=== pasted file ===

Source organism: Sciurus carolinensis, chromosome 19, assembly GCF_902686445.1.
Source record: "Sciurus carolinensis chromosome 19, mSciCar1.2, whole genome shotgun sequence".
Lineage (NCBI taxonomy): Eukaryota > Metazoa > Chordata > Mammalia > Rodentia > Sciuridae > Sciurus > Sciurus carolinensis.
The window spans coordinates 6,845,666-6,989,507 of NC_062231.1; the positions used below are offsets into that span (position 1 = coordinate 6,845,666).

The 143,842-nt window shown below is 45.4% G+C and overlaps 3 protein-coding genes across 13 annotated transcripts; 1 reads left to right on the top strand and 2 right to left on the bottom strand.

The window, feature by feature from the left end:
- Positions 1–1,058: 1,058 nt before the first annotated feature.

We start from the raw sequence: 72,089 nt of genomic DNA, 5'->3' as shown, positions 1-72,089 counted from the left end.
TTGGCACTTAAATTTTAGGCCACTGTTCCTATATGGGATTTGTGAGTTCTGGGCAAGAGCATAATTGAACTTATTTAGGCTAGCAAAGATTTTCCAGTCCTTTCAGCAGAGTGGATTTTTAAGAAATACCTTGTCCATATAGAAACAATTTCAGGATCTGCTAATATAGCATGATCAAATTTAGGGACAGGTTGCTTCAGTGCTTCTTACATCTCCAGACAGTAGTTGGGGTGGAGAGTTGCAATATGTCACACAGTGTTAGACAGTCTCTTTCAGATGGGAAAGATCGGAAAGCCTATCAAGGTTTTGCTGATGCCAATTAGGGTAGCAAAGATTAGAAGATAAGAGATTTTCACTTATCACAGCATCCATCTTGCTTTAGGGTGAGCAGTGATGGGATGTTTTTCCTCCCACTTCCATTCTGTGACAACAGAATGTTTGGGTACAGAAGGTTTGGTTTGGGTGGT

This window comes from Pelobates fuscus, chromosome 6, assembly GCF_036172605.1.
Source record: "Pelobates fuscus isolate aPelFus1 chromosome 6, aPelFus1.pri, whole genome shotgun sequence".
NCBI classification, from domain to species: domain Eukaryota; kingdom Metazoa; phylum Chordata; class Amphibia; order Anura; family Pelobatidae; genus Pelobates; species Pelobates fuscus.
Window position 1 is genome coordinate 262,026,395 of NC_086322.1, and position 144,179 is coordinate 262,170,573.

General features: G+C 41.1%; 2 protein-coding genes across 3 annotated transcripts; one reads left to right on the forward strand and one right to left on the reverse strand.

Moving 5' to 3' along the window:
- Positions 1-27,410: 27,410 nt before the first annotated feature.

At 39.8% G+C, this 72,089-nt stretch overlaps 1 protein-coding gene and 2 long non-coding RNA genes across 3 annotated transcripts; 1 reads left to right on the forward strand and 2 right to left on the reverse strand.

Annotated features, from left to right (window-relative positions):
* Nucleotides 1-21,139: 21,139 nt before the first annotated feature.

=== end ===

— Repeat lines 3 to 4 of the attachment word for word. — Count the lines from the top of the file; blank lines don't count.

Lineage (NCBI taxonomy): Eukaryota > Metazoa > Chordata > Mammalia > Rodentia > Sciuridae > Sciurus > Sciurus carolinensis.
The window spans coordinates 6,845,666-6,989,507 of NC_062231.1; the positions used below are offsets into that span (position 1 = coordinate 6,845,666).